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Acca sellowiana - pineapple guava

April 12, 2007

From reading here and googling, there seems to be confliction information about its success here. I'm thinking of planting one on a S.E. corner of my house in S. Everett. Any opinions on this idea?



Comments (16)

  • Mary Palmer

    Hi Maro
    I planted one last summer in sharp drainage. It lived throughout the worst winter in quite some time with very little dieback. I live very close to the Cascade foothills.
    I bought it at Sunnyside nursery in Marysville. I was getting in my car to leave and noticed it planted in one of their display gardens doing very well. I went back and bought one!

  • gardengal48 (PNW Z8/9)

    I have one also, growing in a container. Lost a bit of foliage over the winter but looks pretty good, all things considered :-)

  • maro

    Thanks for positive replies! You each have one that is alive and well, one north of me and one south. That's a good sign.

  • cascadians

    Put in 2 (was told they need each other to make flowers) Dec 05. One died immediately that winter. The other suffers browning and leaf drop when it gets really cold, and very slowly recovers. I'm not having the best of luck with this plant.

  • maro

    This is the kind of info I'm reading - very diverse from place to place, even in the same yard. The hardiness zone stated usually starts at 8, so we're probably dealing with microclimates. Would that be correct?

    I'll plant it anyway and hope for the best. :)

  • JudyWWW

    There are different cultivars and i think that makes a big difference. I wanted Nikita from One Green World because I had heard it was a little earlier blooming/ripening and hardier. They were out when I ordered 3 years ago and I settled for 2 "seedlings". They are very nice robust plants but have had a fair amount of bronzing of leaves the last 2nd and 3rd winters. Very little leaf loss but they lose the nice leaf color and keep these leaves changing the appearance. I'm at about 1000' elevation and it has been down to 10 degrees and significant east wind as they are unprotected. jwww

  • Embothrium

    Not very hardy, rather unexpected success (so far) in/near foothills may be due to warmer summer conditions ripening growth better than near salt water. And, yes, fairly wide variation in genetic hardiness of seedlings, if like those of gums (Eucalyptus) could be a factor - and site conditions surely would be, a warm, well-drained site producing markedly different results than a cool damp one.

  • ian_wa

    I'll add my experience - I planted one in October 1998 on heavy clay soil in the coldest part of my garden. The following December, when the temperature dropped to 12F and most of my eucalyptus collection froze to the ground, the pineapple guava had some leaf damage but wasn't seriously injured. Since then, it has never been damaged, but it is a slow grower for me.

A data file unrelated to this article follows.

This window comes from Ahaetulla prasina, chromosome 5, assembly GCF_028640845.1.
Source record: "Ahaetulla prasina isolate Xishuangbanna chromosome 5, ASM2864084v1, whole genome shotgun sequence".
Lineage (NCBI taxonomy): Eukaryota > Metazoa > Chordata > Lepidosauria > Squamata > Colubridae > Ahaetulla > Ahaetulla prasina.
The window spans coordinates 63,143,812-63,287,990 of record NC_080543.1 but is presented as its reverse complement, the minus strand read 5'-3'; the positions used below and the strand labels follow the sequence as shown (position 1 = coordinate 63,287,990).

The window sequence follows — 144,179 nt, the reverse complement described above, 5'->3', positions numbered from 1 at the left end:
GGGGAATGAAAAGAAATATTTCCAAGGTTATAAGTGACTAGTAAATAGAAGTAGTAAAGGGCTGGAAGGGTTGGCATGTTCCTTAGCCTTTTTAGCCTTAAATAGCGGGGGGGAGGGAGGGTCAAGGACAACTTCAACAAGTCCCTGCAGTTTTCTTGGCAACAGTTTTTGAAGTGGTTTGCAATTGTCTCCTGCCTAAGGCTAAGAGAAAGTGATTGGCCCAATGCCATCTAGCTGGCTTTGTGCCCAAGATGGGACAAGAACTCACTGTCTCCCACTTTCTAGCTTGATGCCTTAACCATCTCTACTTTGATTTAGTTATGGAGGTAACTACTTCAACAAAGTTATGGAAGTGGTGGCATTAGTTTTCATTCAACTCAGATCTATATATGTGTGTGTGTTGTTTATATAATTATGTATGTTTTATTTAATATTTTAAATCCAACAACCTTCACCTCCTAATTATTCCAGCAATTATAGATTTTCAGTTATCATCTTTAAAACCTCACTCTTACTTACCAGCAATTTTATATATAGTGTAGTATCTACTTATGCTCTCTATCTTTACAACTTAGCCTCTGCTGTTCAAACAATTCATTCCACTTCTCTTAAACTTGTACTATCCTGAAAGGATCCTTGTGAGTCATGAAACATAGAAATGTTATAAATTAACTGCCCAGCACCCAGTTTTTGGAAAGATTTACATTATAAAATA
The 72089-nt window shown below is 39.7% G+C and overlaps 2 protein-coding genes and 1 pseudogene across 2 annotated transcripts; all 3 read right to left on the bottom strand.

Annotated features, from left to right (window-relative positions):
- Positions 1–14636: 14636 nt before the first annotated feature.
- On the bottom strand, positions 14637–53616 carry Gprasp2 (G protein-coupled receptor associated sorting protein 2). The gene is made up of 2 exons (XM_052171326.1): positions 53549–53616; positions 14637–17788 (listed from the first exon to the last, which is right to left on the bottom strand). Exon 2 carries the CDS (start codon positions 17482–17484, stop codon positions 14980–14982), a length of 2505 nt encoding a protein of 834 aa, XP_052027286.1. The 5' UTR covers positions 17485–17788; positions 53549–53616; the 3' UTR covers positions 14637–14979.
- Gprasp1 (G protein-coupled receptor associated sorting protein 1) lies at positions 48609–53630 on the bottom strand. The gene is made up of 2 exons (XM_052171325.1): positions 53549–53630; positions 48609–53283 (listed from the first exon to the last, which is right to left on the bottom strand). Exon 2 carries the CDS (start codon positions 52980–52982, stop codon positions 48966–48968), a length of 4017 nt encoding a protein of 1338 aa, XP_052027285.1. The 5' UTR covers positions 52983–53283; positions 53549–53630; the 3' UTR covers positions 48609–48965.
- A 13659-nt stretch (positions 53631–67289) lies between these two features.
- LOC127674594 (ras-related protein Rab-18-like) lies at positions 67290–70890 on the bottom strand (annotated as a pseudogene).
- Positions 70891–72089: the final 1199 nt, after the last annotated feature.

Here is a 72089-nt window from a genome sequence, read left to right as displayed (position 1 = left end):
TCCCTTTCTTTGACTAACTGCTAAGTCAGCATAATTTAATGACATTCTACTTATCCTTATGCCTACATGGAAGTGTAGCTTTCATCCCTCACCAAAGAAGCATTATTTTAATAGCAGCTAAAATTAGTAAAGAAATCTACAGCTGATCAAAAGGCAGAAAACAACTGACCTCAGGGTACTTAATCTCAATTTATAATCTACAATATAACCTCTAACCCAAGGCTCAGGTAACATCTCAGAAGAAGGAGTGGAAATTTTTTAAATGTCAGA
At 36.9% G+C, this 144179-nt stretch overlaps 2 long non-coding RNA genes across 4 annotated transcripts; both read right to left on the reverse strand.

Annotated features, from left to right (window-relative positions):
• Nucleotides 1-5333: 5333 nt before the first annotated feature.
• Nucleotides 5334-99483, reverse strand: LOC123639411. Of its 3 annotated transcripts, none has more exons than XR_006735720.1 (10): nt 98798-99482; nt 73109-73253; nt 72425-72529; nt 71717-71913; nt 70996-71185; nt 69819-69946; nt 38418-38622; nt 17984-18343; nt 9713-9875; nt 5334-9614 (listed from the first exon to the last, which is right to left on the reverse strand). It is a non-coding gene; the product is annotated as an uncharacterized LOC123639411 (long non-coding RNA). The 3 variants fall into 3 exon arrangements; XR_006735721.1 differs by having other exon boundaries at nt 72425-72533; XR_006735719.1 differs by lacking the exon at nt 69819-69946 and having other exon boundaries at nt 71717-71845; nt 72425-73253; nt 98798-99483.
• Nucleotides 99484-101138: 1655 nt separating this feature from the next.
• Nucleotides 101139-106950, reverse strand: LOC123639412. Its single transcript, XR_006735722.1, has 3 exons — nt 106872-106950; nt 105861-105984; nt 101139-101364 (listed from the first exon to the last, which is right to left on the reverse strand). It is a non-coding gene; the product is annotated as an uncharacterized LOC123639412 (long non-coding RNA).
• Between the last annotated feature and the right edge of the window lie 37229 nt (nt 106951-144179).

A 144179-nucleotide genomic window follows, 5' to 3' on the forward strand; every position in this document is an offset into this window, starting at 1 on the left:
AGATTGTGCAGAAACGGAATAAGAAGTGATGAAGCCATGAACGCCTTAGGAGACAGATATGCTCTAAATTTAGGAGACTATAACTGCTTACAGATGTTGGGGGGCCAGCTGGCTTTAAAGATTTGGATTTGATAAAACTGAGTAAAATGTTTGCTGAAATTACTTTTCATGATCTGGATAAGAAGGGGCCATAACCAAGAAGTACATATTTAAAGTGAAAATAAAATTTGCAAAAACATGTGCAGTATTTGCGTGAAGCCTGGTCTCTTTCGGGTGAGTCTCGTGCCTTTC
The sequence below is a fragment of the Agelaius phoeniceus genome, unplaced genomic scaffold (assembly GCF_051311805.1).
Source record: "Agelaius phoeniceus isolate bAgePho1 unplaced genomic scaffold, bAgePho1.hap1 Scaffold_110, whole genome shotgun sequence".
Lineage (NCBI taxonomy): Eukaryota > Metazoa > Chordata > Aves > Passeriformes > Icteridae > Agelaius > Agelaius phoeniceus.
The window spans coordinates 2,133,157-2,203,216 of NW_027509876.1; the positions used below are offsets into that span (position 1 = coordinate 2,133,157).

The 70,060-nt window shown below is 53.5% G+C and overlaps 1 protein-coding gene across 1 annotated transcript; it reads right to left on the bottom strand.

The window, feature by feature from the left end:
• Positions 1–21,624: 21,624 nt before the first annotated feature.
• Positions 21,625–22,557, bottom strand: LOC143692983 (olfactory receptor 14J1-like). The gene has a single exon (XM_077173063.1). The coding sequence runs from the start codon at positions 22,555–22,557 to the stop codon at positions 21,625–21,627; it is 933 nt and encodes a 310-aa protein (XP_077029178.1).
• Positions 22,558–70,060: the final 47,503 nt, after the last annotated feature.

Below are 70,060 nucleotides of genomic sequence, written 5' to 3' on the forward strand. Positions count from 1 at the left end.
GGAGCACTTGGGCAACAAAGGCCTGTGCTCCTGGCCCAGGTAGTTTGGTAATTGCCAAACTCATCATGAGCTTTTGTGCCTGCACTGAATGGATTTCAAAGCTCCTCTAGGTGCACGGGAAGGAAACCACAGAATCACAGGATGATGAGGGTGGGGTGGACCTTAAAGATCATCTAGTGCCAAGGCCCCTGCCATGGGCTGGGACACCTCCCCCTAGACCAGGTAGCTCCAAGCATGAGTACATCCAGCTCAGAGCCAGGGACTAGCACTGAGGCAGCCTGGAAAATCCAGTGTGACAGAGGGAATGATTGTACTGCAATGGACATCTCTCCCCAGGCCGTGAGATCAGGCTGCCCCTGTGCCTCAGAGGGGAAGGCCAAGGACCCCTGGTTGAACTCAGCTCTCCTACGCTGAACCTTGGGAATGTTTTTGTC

• Embothrium

    I don't think 12F is below expected minimum for this species.

  • ian_wa

    No, but I was impressed at the time because it wasn't established.

    This past winter was the worst my garden has seen since 1998.

  • maro

    I did plant mine in April, not a seedling but a good-sized plant. It's grown and developed a lot and looks beautifully healthy right now at about 2' x 2'.

    A nursery I visited recently flat out told me it wouldn't survive, that I should mulch it and wrap it with bubble wrap if there was to be any chance of survival, at best less than five years. Any further comment on this? (I liked this nursery anyway.)

    Regardless, I'll hope for the best. Looks like it's going to be a luck thing! Thanks for all the comments. I'll let you know how things look in April.

  • ian_wa

    When it comes to plants whose hardiness is questionable or not well known, many nursery people tend to err on the side of caution to avoid the problem of angry customers/liability. ("Why did my plant die??? You told me it would grow here!!! blah blah").... on the other hand, sometimes nursery people need to educate themselves further and not just regurgitate what they have read in overly conservative reference books. I'm sure it will be fine in April if we don't have a monumentally severe winter.

    I saw a big Feijoa in Poulsbo the other day and could hardly believe it. It looked great and was blooming.

  • gardengal48 (PNW Z8/9)

    I've had mine in a container for several years - at least 5 - so they can survive some rather harsh conditions. Admittedly, parts of my garden may have some rather distinct microclimates, but my Feijoa seems to have faired better than some other, supposedly more hardy plants. And the flowers, when they appear, are really quite beautiful and exotic looking. And in response to another post, you may need two to produce fruiting, but they flower quite readily all alone.

  • Embothrium

    There's some pretty far along ones here and there in Seattle as well. And lots of new ones are being planted. This is the kind of plant that turns out to be tender over the long term, or if you are trying to grow it out in the foothills or valleys miles away from the Sound. More or less OK as long as it stays in something like the normal 10-20F range during winter, but liable to go at some point in the single digits.

  • larry_gene

    Perhaps the Poulsbo feijoa was having a minor re-bloom if the "other day" was recent. I have never had a rebloom on mine; if not in full bloom by 4 July, the fruit does not have time to enlarge and ripen in my yard.

    The fruit drop of 17/18 November on my shrub was 57 fruits weighing nearly 6 pounds. We eat them every evening for a dessert course.

  • Embothrium


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